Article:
Outraged heritage worker writes open letter to vandals who keep damaging Norfolk church

St George's Church in Shimpling keeps being vandalised. Photo: Angela Sharpe

St George's Church in Shimpling keeps being vandalised. Photo: Angela Sharpe - Credit: Archant © 2011

A furious officer from a conservation trust has hit out at vandals targeting a historic church in an open letter aimed at the perpetrators.

Rachel Morley, estates officer for the Churches Conservation Trust, said serious damage is caused to St George's Church, Shimpling, near Diss, on a monthly basis and added she felt 'sick' of the incidents.

Parts of the 'redundant church', which is no longer used for regular services, date back to the 12th century.

Nigel Frankland, chairman of Burston and Shimpling Parich Council echoed Miss Morley's comments and condemned the vandals.

The acts of vandalism, which began around March, include breaking down the door to the tower, hacking at a donation safe embedded in the church wall, stealing a 19th century Bible, and - earlier this week - breaking the glass of ten of the 12 windows.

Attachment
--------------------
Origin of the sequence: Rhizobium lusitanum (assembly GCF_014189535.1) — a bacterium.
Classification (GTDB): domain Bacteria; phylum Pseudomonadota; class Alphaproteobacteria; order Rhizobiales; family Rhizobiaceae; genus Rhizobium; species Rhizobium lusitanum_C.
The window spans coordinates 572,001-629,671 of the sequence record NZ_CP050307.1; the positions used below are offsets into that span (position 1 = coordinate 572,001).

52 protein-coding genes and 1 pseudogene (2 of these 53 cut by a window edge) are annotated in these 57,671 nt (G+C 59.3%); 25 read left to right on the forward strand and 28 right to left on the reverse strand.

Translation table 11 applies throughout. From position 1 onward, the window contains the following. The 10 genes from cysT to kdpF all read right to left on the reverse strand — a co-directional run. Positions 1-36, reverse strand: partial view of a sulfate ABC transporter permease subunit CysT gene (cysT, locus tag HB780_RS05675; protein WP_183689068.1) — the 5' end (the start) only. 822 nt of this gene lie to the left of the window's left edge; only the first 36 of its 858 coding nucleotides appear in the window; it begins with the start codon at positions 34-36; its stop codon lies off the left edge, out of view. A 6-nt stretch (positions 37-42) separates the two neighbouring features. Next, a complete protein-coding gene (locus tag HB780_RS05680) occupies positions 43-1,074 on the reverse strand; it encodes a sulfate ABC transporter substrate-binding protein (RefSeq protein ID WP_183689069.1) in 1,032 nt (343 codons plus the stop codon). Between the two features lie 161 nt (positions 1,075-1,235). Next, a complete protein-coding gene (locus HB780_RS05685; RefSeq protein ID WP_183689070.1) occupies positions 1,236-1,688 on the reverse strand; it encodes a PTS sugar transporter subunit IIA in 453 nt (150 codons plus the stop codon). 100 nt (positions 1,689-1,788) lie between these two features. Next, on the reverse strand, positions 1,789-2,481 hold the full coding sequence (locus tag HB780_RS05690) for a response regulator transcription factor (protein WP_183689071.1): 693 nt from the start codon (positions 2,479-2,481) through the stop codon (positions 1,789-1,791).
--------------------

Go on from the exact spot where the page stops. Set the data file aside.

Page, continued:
In her letter to the vandals, published on her blog, Miss Morley wrote: 'I do not understand you. This place may mean nothing to you, but it means a lot to others.

'It has meant a lot to others for hundreds of years.

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'Churches were, for the most part, built by local people for local people.

'They are the places, where for centuries, ordinary people went to pour out their faith, pitch their hopes, whisper their fears, share their happiest and saddest moments. You are stealing from these people too.

'Churches have a hard enough time as it is. There is no money to repair them and the majority of the population are not interested in them.

'You are driving it to dereliction. And for what?'

Speaking to this newspaper afterwards she said: 'Churches like St George's are historical landmarks. I am really frustrated by the situation.

'Churches are incredibly valuable to some people.'

Miss Morley will meet a crime prevention officer and maintenance staff to discuss how to protect the church from similar incidents in the future. Alternatives include installing CCTV and/or an alarm system.

It comes shortly after long-term church-warden Maurice Philpot stopped helping at the church because of the vandalism.

Mr Frankland said services are still held annually in the church on St George's Day and in the build-up to Christmas, and condemned the vandalism.

He added: 'The parish council joins wholeheartedly in saying that these are terrible things to happen.'

Miss Morley also said vandals had targeted St Margaret's Church in nearby Hales, where windows had been smashed.

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